The Free Press, Mankato, MN


October 17, 2013

Noël Coward comedy opens today at MSU

As 'Blithe Spirit' opens today at MSU, some facts about its eccentric playwright

The Minnesota State University Department of Theatre and Dance opens its production of Noël Coward's "Blithe Spirit" today.

The comedy remains one of the most enduring works written by the legendary, and eccentric, British talent who excelled in acting, playwrighting, songwriting and painting.

A hit of the London and Broadway stages, "Blithe Spirit" offers up fussy, cantankerous novelist Charles Condomine, re-married but haunted (literally) by the ghost of his late first wife, the clever and insistent Elvira. She is called up by a visiting “happy medium,” one Madame Arcati. The play was first seen in the West End of London in 1941, creating a new long-run record for non-musical British plays of 1,997 performances. It also did well on Broadway later that year, running for 657 performances.

Even so, the much-revived classic will be retired after this round of performances following MSU's tradition of shelving a work once it has been staged three times.

So, in tribute to the theater bon vivant who defined English class and sophistication, here are some trivialities, oddities and verities that help to understand why he was one of the early 20th century's most popular personalities:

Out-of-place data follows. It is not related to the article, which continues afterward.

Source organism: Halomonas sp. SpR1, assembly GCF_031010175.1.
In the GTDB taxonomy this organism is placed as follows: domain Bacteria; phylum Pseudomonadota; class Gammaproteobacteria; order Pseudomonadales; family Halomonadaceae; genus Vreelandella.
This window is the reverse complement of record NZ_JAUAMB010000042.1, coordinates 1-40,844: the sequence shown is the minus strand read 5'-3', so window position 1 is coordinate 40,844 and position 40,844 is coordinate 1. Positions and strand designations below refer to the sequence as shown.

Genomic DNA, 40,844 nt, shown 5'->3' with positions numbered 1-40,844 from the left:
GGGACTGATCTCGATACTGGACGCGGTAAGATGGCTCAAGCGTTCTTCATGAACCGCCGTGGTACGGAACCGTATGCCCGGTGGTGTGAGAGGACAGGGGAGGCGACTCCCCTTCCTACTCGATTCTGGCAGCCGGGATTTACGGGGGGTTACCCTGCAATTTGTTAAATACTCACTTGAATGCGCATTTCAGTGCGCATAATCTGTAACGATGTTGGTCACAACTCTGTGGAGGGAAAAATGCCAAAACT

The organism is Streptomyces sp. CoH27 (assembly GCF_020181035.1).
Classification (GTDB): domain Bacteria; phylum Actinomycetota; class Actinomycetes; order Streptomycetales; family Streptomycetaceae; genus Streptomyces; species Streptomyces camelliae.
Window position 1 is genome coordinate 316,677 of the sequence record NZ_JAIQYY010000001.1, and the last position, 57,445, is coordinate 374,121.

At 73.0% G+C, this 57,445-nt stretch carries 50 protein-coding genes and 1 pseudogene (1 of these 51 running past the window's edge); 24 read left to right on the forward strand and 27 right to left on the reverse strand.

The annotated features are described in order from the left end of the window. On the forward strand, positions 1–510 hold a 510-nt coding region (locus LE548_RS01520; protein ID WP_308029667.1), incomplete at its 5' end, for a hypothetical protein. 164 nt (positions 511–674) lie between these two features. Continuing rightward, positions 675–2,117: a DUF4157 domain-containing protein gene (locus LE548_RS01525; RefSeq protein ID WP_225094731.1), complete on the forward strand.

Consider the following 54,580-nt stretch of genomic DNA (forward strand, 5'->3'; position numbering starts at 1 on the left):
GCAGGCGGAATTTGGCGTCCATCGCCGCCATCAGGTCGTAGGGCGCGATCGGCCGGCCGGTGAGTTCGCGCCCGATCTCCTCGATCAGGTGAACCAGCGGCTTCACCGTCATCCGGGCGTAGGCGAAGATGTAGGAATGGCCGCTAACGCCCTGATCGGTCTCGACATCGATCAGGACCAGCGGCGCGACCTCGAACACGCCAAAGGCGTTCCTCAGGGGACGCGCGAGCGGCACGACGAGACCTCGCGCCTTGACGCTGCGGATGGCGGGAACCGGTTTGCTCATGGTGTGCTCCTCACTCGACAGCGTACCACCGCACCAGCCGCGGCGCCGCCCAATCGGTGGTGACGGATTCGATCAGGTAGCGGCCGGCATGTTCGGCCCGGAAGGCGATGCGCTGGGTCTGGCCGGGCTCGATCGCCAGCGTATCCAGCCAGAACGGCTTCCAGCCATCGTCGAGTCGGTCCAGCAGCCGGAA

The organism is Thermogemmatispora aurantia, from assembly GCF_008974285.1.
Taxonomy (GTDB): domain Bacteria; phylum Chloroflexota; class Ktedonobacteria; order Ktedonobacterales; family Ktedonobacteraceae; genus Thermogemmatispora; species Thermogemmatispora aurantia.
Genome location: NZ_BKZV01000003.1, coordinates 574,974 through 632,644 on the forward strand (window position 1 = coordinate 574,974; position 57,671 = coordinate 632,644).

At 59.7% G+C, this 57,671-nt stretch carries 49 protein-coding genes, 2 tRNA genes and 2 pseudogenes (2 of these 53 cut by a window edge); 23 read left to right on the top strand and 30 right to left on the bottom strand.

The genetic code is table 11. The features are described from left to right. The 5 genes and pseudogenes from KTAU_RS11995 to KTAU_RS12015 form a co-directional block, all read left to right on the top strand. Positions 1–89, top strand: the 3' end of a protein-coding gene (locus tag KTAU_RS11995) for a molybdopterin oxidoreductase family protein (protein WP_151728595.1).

• Born in Teddington, Coward made his stage debut at age 11 and rose quickly into the high society of English theatre.

• At the age of 20, Coward starred in his own play, "I'll Leave it to You," in London's New Theatre.

• A closeted homosexual until he died, Coward may have began a nearly two-decade affair with Prince George, Duke of Kent in 1921 (biographers debate whether the relationship was platonic). Coward's secret relationships and unrequited loves were a significant source of depression and angst throughout his life, though he always publicly denied his sexual orientation. When asked why he didn't announce his homosexuality, Coward offered a standard reply: "Because there are still three old ladies in Brighton who don't know."

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